# Gauss–Markov process

**Gauss–Markov stochastic processes** (named after Carl Friedrich Gauss and Andrey Markov) are stochastic processes that satisfy the requirements for both Gaussian processes and Markov processes.^{[1]}^{[2]} A stationary Gauss–Markov process is unique^{[citation needed]} up to rescaling; such a process is also known as an Ornstein–Uhlenbeck process.

Every Gauss–Markov process *X*(*t*) possesses the three following properties:

- If
*h*(*t*) is a non-zero scalar function of*t*, then*Z*(*t*) =*h*(*t*)*X*(*t*) is also a Gauss–Markov process - If
*f*(*t*) is a non-decreasing scalar function of*t*, then*Z*(*t*) =*X*(*f*(*t*)) is also a Gauss–Markov process - There exists a non-zero scalar function
*h*(*t*) and a non-decreasing scalar function*f*(*t*) such that*X*(*t*) =*h*(*t*)*W*(*f*(*t*)), where*W*(*t*) is the standard Wiener process^{[citation needed]}.

Property (3) means that every Gauss–Markov process can be synthesized from the standard Wiener process (SWP).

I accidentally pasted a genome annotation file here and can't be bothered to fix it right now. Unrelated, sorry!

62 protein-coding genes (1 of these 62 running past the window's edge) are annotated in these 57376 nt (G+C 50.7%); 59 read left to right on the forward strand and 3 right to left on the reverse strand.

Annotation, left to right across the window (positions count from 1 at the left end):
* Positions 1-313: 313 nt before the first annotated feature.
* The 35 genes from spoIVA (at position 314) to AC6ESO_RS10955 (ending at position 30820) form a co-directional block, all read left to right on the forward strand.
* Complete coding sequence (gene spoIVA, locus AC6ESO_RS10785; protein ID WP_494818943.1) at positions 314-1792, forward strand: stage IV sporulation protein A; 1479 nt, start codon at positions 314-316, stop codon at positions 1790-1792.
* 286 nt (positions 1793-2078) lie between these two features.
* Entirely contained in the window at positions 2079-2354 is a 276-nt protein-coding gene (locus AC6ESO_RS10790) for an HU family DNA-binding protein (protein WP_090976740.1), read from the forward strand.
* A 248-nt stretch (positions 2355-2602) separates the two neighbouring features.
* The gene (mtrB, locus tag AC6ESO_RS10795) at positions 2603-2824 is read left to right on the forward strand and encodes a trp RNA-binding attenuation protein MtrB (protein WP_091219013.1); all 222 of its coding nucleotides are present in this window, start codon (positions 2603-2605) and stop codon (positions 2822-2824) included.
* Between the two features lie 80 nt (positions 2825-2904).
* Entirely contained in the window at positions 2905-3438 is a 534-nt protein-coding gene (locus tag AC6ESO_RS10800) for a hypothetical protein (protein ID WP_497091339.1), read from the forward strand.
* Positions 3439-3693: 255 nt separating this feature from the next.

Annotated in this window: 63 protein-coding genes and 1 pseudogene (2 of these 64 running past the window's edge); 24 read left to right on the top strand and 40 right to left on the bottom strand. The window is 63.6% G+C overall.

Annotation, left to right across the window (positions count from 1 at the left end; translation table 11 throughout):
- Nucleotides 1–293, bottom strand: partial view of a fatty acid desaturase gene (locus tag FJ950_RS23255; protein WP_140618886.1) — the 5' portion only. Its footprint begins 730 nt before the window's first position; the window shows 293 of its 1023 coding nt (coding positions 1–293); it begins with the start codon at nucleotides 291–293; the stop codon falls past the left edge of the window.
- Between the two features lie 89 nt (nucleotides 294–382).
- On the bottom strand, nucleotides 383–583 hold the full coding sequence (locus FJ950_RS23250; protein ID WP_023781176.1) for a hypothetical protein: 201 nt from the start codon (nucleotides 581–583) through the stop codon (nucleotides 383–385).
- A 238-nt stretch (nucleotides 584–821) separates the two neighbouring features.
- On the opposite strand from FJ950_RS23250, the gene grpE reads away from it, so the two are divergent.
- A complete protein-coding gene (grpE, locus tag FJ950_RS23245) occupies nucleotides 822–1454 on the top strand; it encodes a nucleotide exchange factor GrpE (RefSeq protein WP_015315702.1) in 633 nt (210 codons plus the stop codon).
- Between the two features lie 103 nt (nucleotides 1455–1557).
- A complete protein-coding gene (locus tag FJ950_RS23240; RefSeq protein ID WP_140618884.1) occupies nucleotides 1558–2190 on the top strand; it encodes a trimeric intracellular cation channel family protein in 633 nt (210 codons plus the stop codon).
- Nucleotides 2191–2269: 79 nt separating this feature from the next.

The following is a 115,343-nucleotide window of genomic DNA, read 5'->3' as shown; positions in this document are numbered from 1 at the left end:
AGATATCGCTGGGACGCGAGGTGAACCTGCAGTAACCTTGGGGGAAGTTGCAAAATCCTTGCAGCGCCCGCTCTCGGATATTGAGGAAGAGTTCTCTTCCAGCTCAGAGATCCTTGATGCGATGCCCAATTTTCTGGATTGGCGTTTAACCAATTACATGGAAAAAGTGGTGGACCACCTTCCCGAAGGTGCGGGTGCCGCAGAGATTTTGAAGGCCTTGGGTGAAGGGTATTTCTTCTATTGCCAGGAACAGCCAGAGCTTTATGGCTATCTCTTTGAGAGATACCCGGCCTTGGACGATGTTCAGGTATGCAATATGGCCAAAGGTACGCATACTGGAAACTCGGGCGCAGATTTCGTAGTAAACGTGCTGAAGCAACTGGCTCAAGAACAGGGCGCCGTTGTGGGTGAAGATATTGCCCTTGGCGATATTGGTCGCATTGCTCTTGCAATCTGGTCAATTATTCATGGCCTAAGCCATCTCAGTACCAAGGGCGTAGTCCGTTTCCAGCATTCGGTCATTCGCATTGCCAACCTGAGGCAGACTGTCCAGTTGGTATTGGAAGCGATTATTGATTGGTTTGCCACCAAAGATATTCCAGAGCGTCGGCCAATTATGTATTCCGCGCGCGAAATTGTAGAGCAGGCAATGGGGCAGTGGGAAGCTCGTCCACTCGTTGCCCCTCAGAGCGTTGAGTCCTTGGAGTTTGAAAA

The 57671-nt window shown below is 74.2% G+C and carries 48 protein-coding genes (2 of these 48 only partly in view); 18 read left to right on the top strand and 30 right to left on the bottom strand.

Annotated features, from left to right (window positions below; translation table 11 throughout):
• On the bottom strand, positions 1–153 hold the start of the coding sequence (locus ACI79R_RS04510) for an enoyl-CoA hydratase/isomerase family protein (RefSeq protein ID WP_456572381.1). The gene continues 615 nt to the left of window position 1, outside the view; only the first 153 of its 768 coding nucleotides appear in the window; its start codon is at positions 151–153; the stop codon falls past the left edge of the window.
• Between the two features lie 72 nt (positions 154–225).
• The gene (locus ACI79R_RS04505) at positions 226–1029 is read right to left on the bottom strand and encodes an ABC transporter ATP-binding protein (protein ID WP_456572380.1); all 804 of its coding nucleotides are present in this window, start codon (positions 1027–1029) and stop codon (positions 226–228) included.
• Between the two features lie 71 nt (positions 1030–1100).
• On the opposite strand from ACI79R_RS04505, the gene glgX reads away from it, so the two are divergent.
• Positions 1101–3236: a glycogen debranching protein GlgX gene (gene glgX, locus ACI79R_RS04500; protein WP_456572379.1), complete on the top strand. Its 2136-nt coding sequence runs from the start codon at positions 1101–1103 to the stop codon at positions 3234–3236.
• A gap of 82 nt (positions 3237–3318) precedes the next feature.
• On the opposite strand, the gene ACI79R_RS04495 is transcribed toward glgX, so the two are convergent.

## Properties of the Stationary Gauss-Markov Processes[edit]

A stationary Gauss–Markov process with variance and time constant has the following properties.

Exponential autocorrelation:

A power spectral density (PSD) function that has the same shape as the Cauchy distribution:

(Note that the Cauchy distribution and this spectrum differ by scale factors.)

The above yields the following spectral factorization:

which is important in Wiener filtering and other areas.

There are also some trivial exceptions to all of the above.^{[clarification needed]}

## See also[edit]

## References[edit]

**^**C. E. Rasmussen & C. K. I. Williams (2006).*Gaussian Processes for Machine Learning*(PDF). MIT Press. p. Appendix B. ISBN 026218253X.**^**Lamon, Pierre (2008).*3D-Position Tracking and Control for All-Terrain Robots*. Springer. pp. 93–95. ISBN 978-3-540-78286-5.